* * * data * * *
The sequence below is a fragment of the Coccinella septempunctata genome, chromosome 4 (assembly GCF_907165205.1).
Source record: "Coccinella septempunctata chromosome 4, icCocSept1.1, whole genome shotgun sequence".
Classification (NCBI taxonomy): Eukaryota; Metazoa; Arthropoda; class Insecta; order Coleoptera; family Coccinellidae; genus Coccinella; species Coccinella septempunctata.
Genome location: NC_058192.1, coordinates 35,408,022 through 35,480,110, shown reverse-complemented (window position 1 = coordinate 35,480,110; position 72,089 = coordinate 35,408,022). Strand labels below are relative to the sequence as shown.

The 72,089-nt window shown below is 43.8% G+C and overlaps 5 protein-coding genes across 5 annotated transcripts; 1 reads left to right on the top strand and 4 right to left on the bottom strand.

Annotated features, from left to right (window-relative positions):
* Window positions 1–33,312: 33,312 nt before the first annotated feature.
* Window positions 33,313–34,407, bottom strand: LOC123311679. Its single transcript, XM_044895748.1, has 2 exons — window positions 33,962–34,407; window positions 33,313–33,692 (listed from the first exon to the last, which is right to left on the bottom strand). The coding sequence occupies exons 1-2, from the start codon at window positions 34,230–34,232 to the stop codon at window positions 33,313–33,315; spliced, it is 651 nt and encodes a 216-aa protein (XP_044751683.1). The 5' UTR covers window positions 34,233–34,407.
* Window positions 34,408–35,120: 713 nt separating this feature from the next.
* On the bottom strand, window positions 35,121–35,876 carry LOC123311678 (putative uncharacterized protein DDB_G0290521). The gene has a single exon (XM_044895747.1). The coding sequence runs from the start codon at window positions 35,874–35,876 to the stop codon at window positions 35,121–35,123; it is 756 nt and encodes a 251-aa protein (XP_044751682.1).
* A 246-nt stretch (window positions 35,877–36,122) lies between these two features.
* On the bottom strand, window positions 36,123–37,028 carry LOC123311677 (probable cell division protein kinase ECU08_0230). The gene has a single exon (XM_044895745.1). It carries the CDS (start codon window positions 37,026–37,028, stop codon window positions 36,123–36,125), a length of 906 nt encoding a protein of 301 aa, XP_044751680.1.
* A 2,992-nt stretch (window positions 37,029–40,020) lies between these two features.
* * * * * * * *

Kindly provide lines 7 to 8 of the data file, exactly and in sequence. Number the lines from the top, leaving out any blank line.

* Window positions 1–33,312: 33,312 nt before the first annotated feature.
* Window positions 33,313–34,407, bottom strand: LOC123311679. Its single transcript, XM_044895748.1, has 2 exons — window positions 33,962–34,407; window positions 33,313–33,692 (listed from the first exon to the last, which is right to left on the bottom strand). The coding sequence occupies exons 1-2, from the start codon at window positions 34,230–34,232 to the stop codon at window positions 33,313–33,315; spliced, it is 651 nt and encodes a 216-aa protein (XP_044751683.1). The 5' UTR covers window positions 34,233–34,407.